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Please contect Ms. Rhea Brubaker regarding opportunities to support the Center for Vascular Biology Research:

Ms. Rhea Brubaker
Director of Development, Principal Gifts
rhea.brubaker@bidmc.harvard.edu
(617) 667-4582

dvorak
Jack Lawler, Ph.D.

Epithelial ovarian cancer is the most common cancer of the female reproductive organs, with about 230,000 new cases diagnosed each year worldwide. Approximately 140,000 women die each year from ovarian cancer, the high mortality related to the facts that 80% of patients are diagnosed with disease that has spread from the ovary to involve other areas of the body and there is a lack of effective second-line treatment options for patients who relapse. The five-year survival rate for ovarian cancer has changed very little over the last 20 years and new treatment options are urgently needed.

Ovarian cancer, like many other types of cancer, obtain nutrients and oxygen by inducing the growth of new blood vessels, a process termed angiogenesis. It is now known that shutting off angiogenesis can starve tumors by depriving them of important nutrients and oxygen, and thus represents a potentially important strategy for cancer treatment. The inner surface of blood vessels is made up of special cells called endothelial cells. Since treatments that reduce the growth of endothelial cells can shut off angiogenesis and result in tumor death, much work has been done to understand the molecules involved in this process. In that regard, a molecule known as thrombospondin-1 (TSP-1) is important because it is the first naturally occurring protein inhibitor of angiogenesis to be identified.

We have found that a portion of TSP-1 known as 3TSR interacts with another protein called CD36, which is found on the surface of endothelial cells, causing the endothelial cells to stop growing. As a result, angiogenesis is reduced and tumor cells that depend on angiogenesis die. We have also made the surprising discovery that 3TSR causes ovarian cancer cells to die through a direct inhibitory effect against the tumor itself. This effect may be due to the fact that ovarian cancer cells, like endothelial cells, express CD36. The concurrent inhibition of the growth of ovarian cancer and endothelial cells with 3TSR as a single agent, or in combination with chemotherapy, leads to a dramatic reduction in primary tumor size. In addition, it markedly reduces metastatic peritoneal tumors and fluid accumulation. The resolution of abdominal disease is important, as it is the metastatic tumors and fluid accumulation that account for the majority of sickness and mortality associated with ovarian cancer. Also, treatment with 3TSR and chemotherapy significantly prolongs the lives of experimental animals, with 80% of them showing signs of a durable cure.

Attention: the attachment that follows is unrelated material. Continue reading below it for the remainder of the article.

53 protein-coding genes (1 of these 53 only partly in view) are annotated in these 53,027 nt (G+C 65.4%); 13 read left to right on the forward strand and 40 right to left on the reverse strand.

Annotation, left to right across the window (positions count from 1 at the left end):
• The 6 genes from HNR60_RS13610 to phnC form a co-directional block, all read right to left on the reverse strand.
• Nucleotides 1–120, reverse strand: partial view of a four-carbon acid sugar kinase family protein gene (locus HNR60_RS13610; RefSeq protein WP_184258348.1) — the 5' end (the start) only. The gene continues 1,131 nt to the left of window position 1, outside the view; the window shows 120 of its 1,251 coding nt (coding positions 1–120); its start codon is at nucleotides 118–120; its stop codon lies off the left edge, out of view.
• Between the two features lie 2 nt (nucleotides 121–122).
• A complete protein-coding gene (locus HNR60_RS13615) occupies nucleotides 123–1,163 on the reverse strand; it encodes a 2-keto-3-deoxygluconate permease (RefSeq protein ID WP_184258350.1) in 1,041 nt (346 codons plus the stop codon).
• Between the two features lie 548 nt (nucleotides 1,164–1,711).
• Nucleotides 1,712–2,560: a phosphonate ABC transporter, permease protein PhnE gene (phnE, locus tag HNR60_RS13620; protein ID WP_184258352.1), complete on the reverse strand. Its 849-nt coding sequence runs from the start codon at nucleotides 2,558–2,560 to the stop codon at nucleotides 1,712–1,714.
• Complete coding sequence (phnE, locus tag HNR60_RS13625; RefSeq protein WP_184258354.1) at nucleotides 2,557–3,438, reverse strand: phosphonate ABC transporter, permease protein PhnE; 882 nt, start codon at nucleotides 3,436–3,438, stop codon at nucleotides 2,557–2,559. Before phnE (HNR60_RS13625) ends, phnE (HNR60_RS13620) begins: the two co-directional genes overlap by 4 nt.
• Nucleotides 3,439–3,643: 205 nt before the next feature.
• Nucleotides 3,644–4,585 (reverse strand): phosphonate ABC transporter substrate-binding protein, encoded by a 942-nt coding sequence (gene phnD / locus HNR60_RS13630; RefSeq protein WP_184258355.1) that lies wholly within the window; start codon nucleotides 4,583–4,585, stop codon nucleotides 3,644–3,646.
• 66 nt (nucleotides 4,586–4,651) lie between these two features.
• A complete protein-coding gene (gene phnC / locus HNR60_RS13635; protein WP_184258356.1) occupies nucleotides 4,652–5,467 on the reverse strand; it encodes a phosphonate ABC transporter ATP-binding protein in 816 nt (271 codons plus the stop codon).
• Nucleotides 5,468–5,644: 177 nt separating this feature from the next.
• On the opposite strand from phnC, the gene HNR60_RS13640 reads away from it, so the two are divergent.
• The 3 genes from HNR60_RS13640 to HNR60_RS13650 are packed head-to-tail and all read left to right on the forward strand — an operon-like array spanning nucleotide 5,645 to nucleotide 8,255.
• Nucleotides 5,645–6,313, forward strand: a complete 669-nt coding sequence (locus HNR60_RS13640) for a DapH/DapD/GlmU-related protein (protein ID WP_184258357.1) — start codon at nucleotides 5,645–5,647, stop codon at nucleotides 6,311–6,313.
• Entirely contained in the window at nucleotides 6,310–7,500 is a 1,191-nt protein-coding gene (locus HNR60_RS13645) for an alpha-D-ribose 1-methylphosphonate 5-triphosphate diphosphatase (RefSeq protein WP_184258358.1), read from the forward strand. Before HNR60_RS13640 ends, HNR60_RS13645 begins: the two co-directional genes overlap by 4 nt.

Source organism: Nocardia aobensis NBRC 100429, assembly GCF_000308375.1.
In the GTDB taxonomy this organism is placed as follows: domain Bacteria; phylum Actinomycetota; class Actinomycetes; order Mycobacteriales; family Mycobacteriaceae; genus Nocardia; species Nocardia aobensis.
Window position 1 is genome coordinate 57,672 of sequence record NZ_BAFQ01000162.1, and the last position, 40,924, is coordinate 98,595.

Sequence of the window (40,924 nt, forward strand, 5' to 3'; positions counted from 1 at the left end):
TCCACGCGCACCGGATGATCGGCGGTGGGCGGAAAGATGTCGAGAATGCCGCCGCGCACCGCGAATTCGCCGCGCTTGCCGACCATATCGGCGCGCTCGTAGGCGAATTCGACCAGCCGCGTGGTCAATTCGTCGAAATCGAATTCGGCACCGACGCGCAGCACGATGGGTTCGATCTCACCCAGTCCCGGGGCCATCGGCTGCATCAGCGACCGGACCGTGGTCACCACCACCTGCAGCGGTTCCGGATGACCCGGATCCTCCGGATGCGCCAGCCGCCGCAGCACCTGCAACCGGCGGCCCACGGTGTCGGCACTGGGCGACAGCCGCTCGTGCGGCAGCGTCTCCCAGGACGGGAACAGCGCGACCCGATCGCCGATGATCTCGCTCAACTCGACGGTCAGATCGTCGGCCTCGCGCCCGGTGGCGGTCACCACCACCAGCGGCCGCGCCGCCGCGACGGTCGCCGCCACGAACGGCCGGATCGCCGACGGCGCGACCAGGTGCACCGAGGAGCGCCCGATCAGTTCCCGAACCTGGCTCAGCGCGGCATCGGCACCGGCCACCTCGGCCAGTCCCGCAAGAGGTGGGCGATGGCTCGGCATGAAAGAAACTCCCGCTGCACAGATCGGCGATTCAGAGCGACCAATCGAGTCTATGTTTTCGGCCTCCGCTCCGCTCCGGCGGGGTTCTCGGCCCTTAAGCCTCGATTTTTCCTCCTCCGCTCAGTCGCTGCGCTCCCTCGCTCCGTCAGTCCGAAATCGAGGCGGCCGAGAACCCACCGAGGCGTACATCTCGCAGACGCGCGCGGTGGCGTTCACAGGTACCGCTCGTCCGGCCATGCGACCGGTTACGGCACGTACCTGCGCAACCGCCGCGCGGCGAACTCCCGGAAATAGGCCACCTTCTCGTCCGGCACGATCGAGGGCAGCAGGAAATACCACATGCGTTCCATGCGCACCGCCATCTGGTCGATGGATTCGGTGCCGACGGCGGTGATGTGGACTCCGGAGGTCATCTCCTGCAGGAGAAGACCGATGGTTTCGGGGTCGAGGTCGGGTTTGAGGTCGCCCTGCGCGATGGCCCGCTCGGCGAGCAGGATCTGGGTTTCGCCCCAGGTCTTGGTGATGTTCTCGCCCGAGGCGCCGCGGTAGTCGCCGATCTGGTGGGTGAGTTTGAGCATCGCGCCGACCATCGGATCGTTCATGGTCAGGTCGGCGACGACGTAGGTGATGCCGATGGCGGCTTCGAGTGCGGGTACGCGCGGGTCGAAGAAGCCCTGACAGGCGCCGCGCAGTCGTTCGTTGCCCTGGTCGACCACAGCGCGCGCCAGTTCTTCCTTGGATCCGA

Our studies represent important steps toward developing a new therapeutic option for the treatment of ovarian cancer, and we anticipate that the results of these studies will lead to human clinical trials.

Our research has been supported by grants from the National Cancer Institute and The National Heart Lung and Blood Institute of the National Institutes of Health, and a Beth Israel Deaconess Medical Center CAO Pilot Award.

parikh
Samir Parikh, M.D.

Of all acute illnesses, the global public health burden of severe systemic infections, collectively termed sepsis, may be the most pressing. Patients stay longer in hospitals and more commonly suffer long-term health impairments compared to other reasons for hospitalizations. Severe systemic infections can range from exotic pathogens such as anthrax and ebola to more common syndromes such as malaria and invasive pneumonia. Sepsis affects the entire spectrum of society—young children, healthy adults, those with chronic diseases and those without.

As highlighted by recent viral outbreaks, a critical gap exists between prevention and treatment of such infections. Much of the lethality may be attributable to powerful responses of the host that are meant to eradicate infection, but instead, inflict 'bystander' damage on the body. The Parikh laboratory studies these adverse host responses, seeking new ways to monitor and support the body's critical organ functions as infection is treated. 

We have discovered molecules made by the host that flood the lungs in response to infections. Blocking this response could stabilize respiratory function in the ICU. We have identified new pathways that may determine the resistance of key organs to abrupt shutdown during sepsis. Targeting such pathways could foster novel treatments to prevent health deterioration or hasten recovery. These discoveries have been fostered by a strong and growing network of collaborations around the world and through the application of cutting-edge technologies such as next-generation sequencing, multiplexed mass spectrometry, and functional imaging.

We have discovered molecules made by the host that flood the lungs in response to infections. Blocking this response could stabilize respiratory function in the ICU. We have identified new pathways that may determine the resistance of key organs to abrupt shutdown during sepsis. Targeting such pathways could foster novel treatments to prevent health deterioration or hasten recovery. These discoveries have been fostered by a strong and growing network of collaborations around the world and through the application of cutting-edge technologies such as next-generation sequencing, multiplexed mass spectrometry, and functional imaging.